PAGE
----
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a chegada

As verdades são coisas muito simples, e é exatamente por isso que chegam tão fundo. Se o demônio que Nietzsche invoca perguntasse, “você, pequeno grão de areia, viveria essa vida de novo, eternamente, todos os dias exatamente como foram antes?”, bastaria responder e toda a complexidade do mundo seria reduzida a uma ou outra sílaba. Talvez a maior virtude da arte e da filosofia, afinal, seja fazer as perguntas certas — e é exatamente isso o que A Chegada fez. Continuar lendo “a chegada”



o sol intermitente
nos troncos dos pinheiros filtrou-se
em faixas finas sobre a corrente
e até o emaranhado de sombra
do outro lado afinou

o rio valente
a correr
nunca no mesmo ponto, porém sempre
sem ser o mesmo jamais, mas perene
sob os feixes de sol
a fins de março

a moça
que flutuva levemente
que a esticar os braços molemente
fitava o céu que lhe fitava
de volta
a mente

e descobria
o que o céu
um dia





His right hand hovered over the handrail as he walked up the grey staircase to the rooftop. He pushed the door open to his right and discovered Anya to his left. She sat on the floor, her back to the wall. Her hands rested gently over her bended knees and a book lay open on her palms. She was frowning as her eyes moved rapidly, trying to unveil something hidden in the text.

“Not finished yet?” asked Adonis judgmentally. He did that quite often. “It’s been a long while you’ve been reading that one.”

“Tiago’s always keeping me from reading faster,” she replied in that half-absent, yet elegant way only girls were able to muster, acting disarmingly uninterested whenever they wanted to. It was quite endearing, he had to admit. Adonis chose to hide any awkward reaction to the mentioning of Tiago by purposefully tucking his hands into the pockets of his loose jeans and looking out to the clear night sky.

He couldn’t manage to just effortlessly act cool, though. Anya looked at him out of the corner of her eye and laughed inside.

Men are not gracious, even when they are.

“You should teach yourself to focus on what matters,” he said; his eyes on the sky.

“Like you?”

“I do focus.”

“That’s not what I meant.”

He turned his head to her—she was still gazing at the book—and then back to the sky. The moon was overly large. A supermoon, they said.

A year past, he had watched the same phenomenon in very similar, albeit unique circumstances. At that time, Tiago was still lying quietly in the bed as Adonis approached the window and crept naked onto the sill with a book in his hand. The light cast from the moon was just enough to see by. Just like Anya did now, he had looked for something in the book. He saw past the ordinary script on the yellowed pages. Past the hardcover; through its spine. Back then he looked out into the sky the same way he did now. Back then he had found something within the core of the book half-lit by the moon.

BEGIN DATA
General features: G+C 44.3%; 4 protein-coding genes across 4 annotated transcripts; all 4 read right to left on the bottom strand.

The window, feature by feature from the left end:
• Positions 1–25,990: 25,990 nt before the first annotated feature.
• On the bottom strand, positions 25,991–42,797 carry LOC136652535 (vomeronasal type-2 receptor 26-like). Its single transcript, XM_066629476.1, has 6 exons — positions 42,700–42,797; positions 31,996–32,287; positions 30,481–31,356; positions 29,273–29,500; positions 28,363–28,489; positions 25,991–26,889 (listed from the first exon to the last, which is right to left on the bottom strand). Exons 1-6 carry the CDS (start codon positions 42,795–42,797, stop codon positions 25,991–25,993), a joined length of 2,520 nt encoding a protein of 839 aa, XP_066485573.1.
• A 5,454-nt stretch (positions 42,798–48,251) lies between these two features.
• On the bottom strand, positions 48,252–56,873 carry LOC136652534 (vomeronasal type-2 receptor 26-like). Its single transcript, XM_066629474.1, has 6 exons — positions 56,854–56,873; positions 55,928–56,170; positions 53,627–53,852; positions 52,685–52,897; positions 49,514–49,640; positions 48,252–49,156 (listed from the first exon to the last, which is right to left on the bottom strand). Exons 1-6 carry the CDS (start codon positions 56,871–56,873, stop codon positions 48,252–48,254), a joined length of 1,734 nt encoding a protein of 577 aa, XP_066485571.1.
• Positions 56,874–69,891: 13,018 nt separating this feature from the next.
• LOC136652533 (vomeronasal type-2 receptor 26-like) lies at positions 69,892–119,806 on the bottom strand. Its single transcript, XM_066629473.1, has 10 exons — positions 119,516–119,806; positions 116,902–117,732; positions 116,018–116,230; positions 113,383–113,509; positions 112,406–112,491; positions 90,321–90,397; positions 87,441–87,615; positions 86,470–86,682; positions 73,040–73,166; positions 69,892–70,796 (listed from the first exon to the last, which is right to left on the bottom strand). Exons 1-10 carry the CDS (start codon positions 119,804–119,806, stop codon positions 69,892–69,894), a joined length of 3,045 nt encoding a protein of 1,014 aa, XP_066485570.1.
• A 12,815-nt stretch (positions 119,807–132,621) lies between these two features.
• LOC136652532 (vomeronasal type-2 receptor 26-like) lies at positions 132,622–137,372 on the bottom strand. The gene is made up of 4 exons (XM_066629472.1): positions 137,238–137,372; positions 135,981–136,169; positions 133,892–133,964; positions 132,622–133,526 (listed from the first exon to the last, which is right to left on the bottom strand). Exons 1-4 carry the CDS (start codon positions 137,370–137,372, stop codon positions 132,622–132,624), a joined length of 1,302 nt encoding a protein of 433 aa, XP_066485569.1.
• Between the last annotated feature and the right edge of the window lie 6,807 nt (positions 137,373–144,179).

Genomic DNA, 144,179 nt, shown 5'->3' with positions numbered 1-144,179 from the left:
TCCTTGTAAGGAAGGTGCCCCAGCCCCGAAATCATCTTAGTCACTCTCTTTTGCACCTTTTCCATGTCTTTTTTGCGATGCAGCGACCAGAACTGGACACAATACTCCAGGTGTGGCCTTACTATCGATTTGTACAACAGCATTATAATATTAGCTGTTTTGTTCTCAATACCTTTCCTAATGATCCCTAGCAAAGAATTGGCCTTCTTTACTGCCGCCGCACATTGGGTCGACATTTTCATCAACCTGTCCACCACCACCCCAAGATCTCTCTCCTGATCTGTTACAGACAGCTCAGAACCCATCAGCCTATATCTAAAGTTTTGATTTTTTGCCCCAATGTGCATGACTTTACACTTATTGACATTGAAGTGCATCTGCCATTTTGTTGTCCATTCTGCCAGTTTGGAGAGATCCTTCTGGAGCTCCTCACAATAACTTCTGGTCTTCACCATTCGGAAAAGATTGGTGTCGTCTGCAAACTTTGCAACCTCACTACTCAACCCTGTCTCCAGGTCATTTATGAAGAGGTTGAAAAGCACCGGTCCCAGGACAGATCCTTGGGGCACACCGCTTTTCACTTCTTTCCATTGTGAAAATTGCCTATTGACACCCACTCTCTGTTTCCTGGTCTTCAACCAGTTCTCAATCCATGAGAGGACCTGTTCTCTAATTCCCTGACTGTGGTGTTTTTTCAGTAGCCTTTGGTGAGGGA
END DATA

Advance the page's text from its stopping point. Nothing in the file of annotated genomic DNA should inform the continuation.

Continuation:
At the present moment, within her own book—or through it—Anya was about to see something. At least it seemed. Adonis chose to ignore it a year ago. Now he couldn’t—she was right there to keep both his feet on the ground.

Would she choose to ignore it too?

“Can’t you just sit down?” she asked firmly. A half-demand it was, actually.

Adonis sat down beside her, wishing on the moon she wouldn’t ask him the questions he dared not answer yet. This was the first time in ages they found themselves alone. He had no escape. He knew it was only a matter of time until the puzzle the past few years were made sense to her; until it finally fell into place; until she aimed at him a question he couldn’t dodge. She finally took her eyes off of the book and gave him that look.

At her gaze, he blushed.

“Do you miss him?”

Now, flushed.

“So much I should’ve let him kill me,” he thought. The words came out different though.

“Just as much as you do.”



O obelisco se destacava na paisagem, erguendo-se escuro e imponente a apontar para o céu claro. Parecia que até ele queria escapar, crescer pra muito além da cidade cinzenta que se estendia aos seus pés. À medida que se erguia, afinava. Ficavam tão próximo do chão suas bases monolíticas, tão densas e fortes eram. Ora, necessitava de um lugar para apoiar-se, afinal.

Recostado à base do monumento encontrava-se aquele Adônis. Olhava também para o alto. Sentado no chão, as pernas cruzadas, os braços apoiados molemente sobre as coxas. Parecia que meditava, que buscava de olhos bem abertos alguma revelação no azul claro do céu. Não veio nada. Sentia só o obelisco gelar nas suas costas.

Bem poderia fugir dali; esticar-se em direção ao infinito, rareando, rareando tanto que não sobraria nada na ponta.

what if one could change the names of things at his own will
what would you rename?
would regret turn to absence,
would joy turn to exhilaration,
would I turn to you,
would you turn to memory?
I remember all I’ve done the day I left the party
I remember all I’ve said, all I’ve deemed cathartic
I remember all of you and how I miss you all
You guys don’t


She sat on the dark green grass and looked at the sunset as she thought of that lingering fear of an unforeseeable destiny whose architect was not herself but the one who had held her so tight she nearly broke.

(Down below by the cliff there was a river).

She managed to put the shards of her own self together in an almost seamless disposition that was almost more flattering than the picture ex ante.

(The other tiny, shiny self reflected on the running water looked just as shattered as beautiful it was).

And as that last of daylight shed its flare upon the world around her, bare, she raised out of the dark of her spirit’s well to contemplate the pitch black world her older self could now only witness.

(From down there in the water, only a glimmering refraction).